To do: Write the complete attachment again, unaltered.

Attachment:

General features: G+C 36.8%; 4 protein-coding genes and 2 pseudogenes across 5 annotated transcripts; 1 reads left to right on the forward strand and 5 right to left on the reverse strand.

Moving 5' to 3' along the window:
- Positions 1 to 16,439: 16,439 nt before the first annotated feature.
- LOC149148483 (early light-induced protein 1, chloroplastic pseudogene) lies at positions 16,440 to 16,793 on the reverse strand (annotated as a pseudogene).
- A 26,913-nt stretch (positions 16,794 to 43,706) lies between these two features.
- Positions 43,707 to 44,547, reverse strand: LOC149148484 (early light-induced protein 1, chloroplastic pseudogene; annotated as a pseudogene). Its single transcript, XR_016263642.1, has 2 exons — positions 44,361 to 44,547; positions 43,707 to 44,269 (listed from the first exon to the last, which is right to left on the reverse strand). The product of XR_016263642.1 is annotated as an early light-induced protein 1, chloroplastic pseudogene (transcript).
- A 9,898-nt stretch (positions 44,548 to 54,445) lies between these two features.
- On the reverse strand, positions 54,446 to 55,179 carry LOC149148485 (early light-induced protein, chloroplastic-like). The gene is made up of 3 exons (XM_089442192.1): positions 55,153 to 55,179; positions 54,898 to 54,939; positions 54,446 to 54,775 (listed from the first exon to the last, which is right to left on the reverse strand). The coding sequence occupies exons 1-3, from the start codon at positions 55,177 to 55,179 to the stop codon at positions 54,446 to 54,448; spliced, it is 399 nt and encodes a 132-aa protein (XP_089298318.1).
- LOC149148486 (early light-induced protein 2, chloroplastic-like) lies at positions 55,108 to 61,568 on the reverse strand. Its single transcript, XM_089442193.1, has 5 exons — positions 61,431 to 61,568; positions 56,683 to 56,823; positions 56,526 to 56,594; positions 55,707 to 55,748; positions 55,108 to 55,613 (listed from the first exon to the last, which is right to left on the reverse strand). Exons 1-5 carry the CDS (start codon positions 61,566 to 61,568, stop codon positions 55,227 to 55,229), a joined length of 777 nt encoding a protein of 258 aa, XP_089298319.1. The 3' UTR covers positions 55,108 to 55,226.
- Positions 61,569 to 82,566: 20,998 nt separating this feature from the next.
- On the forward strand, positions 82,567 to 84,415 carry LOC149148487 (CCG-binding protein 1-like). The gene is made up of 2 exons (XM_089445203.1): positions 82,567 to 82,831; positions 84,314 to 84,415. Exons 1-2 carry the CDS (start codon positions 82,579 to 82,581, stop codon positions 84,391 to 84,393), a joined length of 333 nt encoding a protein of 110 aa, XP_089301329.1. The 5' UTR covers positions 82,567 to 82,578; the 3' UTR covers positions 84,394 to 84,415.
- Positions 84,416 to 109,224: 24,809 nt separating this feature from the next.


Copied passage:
General features: G+C 36.8%; 4 protein-coding genes and 2 pseudogenes across 5 annotated transcripts; 1 reads left to right on the forward strand and 5 right to left on the reverse strand.

Moving 5' to 3' along the window:
- Positions 1 to 16,439: 16,439 nt before the first annotated feature.
- LOC149148483 (early light-induced protein 1, chloroplastic pseudogene) lies at positions 16,440 to 16,793 on the reverse strand (annotated as a pseudogene).
- A 26,913-nt stretch (positions 16,794 to 43,706) lies between these two features.
- Positions 43,707 to 44,547, reverse strand: LOC149148484 (early light-induced protein 1, chloroplastic pseudogene; annotated as a pseudogene). Its single transcript, XR_016263642.1, has 2 exons — positions 44,361 to 44,547; positions 43,707 to 44,269 (listed from the first exon to the last, which is right to left on the reverse strand). The product of XR_016263642.1 is annotated as an early light-induced protein 1, chloroplastic pseudogene (transcript).
- A 9,898-nt stretch (positions 44,548 to 54,445) lies between these two features.
- On the reverse strand, positions 54,446 to 55,179 carry LOC149148485 (early light-induced protein, chloroplastic-like). The gene is made up of 3 exons (XM_089442192.1): positions 55,153 to 55,179; positions 54,898 to 54,939; positions 54,446 to 54,775 (listed from the first exon to the last, which is right to left on the reverse strand). The coding sequence occupies exons 1-3, from the start codon at positions 55,177 to 55,179 to the stop codon at positions 54,446 to 54,448; spliced, it is 399 nt and encodes a 132-aa protein (XP_089298318.1).
- LOC149148486 (early light-induced protein 2, chloroplastic-like) lies at positions 55,108 to 61,568 on the reverse strand. Its single transcript, XM_089442193.1, has 5 exons — positions 61,431 to 61,568; positions 56,683 to 56,823; positions 56,526 to 56,594; positions 55,707 to 55,748; positions 55,108 to 55,613 (listed from the first exon to the last, which is right to left on the reverse strand). Exons 1-5 carry the CDS (start codon positions 61,566 to 61,568, stop codon positions 55,227 to 55,229), a joined length of 777 nt encoding a protein of 258 aa, XP_089298319.1. The 3' UTR covers positions 55,108 to 55,226.
- Positions 61,569 to 82,566: 20,998 nt separating this feature from the next.
- On the forward strand, positions 82,567 to 84,415 carry LOC149148487 (CCG-binding protein 1-like). The gene is made up of 2 exons (XM_089445203.1): positions 82,567 to 82,831; positions 84,314 to 84,415. Exons 1-2 carry the CDS (start codon positions 82,579 to 82,581, stop codon positions 84,391 to 84,393), a joined length of 333 nt encoding a protein of 110 aa, XP_089301329.1. The 5' UTR covers positions 82,567 to 82,578; the 3' UTR covers positions 84,394 to 84,415.
- Positions 84,416 to 109,224: 24,809 nt separating this feature from the next.